Paul, I agree completely. The existing lanes are underutilized and misused. I regularly see more people biking in the car lanes even when there are bike lanes protected bike lanes available and largely empty. I almost got hit by a bicycle on CPW when I was crossing the street with the light. I was crossing and he came right at me, and I had the presence of mind to yell Hey and put up my hand, and luckily he was able to stop before hitting me. He looked at me like I was in his way or something, and I showed him I had the light, and he sort of nodded. That was it, and I got across the street. But I regularly see cyclists blowing through the lights with no regard for pedestrians or the rules of the road, and some of them go really fast.

    3. Matt H says:

      This lawsuit makes me extremely angry, and their reading of the environmental impact laws absurd. Some more coverage here:

      There are more than shades here of the knee-jerk hostiles who fought the bidirectional lane on Prospect Park West for years, who ended up looking like complete tools and fools.

      Their parking spaces are more important than saving lives, got it.

      Memo to owners in this condo complex: your board members and others who instigated this, by taking this action, have acted to reduce the value of your apartments. Anyone who reads about this who’s the slightest bit woke will not consider buying in. Why would you gratuitously exclude potential buyers from the market like that? You need to vote them out.

    4. AC says:

      I have no problem with protected bike lanes, but the city should create 400 FREE parking spots between 59 and 110 streets to offset those being removed along CPW.

      The City should look into purchasing vacant lots and creating free parking lots. Make things fair for everyone.

      • Jacob says:

        Why on earth should the city provide free parking to anyone? We should abolish free parking in Manhattan. You want to park in the street? Pay the market rate for taking up the space.

        • Scott says:

          What market rate? The city owns the space. The rate is whatever they say it is. And they already have. They charge NYCHA residents $75 a year to park their vehicles. We can go with that.

        • It can be metered parking during business hours and then it won’t be for free.

        • Cato says:

          — “You want to park in the street? Pay the market rate for taking up the space.”

          With respect, this is a senseless proposal and could not be made to work. I’m sure that drivers would jump at the opportunity to pay for a dedicated space reserved for them.

          But what about the time that the driver has taken his or her car for a drive? Will that dedicated space simply stay open? Of course not. Some New Jersey or Connecticut, or scofflaw New York, driver will simply move in. Then, when the driver who has paid for the space returns home, the space will be gone.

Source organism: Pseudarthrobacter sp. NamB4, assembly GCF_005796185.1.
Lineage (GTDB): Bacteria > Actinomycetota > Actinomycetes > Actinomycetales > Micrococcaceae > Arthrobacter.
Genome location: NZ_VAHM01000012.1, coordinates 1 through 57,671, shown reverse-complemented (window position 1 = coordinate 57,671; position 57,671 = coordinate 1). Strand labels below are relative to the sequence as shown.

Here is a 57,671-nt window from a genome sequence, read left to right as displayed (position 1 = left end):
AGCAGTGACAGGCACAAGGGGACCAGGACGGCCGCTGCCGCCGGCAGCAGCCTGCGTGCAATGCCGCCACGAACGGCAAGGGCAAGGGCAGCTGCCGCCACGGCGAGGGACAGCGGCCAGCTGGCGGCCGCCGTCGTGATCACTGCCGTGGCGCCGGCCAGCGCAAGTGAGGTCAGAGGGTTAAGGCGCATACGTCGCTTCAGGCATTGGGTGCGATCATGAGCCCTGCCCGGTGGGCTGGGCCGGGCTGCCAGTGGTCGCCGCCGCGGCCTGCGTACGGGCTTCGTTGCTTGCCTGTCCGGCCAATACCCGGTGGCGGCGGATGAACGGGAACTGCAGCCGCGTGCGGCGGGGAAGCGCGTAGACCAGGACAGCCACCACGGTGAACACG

On the other hand, if you are talking about just issuing parking permits for a fee, while the driver still needs to find a space to park, you need to be sure that the driver will in fact get a space — and that means preventing all those un-permitted cars from parking. That would take a small police force in itself, and we know that’s not going to happen. So what would that paid-for permit get the driver? Nothing. There is no way to enforce the value of the permit for the driver.

          I believe that Lincoln Towers has condominium-ized its parking spaces, so that you buy the space to park your car (and no one may park in that space when you’re gone). But Lincoln Towers is a closed community, and has security to keep non-resident drivers out. There’s no way to implement a similar program on the public streets of New York City.

          Next brilliant idea?

    5. Jay says:

      This suit is another waste of taxpayer dollars.

      Bike lanes are coming. Get used to it.

    6. Opinionated says:

      I hope a future mayor and city council reverse the insane changes to traffic that are being created by this administration. The recent changes at Broadway and 65th Street, on West End Avenue, on 2nd Avenue near Queensboro Bridge and many others make cars move slower and create permanent traffic jams.

      Eliminating 400 parking spaces at the same time the Central Park loop is closed to all car traffic is completely absurd.

    7. B flat says:

      Now that the park is closed to cars, let’s reroute ALL bikes traffic through the park, and off central park west. Keep the land already in place for runners and walkers in place, let bikes could use the rest of the road formerly used by cars. This will also give bikers access to the east side.

      • I agree says:

        That’s too good of an idea. Politicians like bad ideas! All joking aside, I’m in agreement with you.

      • Matt H says:

        This isn’t a completely crazy notion, but:

        * Bikes can only enter or exit the drive at certain spots, what about riders going to a local destination on CPW?

        * The drive is not two-way! It’s still counterclockwise-only, except for the east-west Terrace Drive at 72nd Street being bidirectional.

        There is enough room to come up with a plan for bidirectional bike traffic now, and there’s pent-up demand for it for sure, but the inertia seems to be maintaining things as they are for now. Which is annoying to be frank.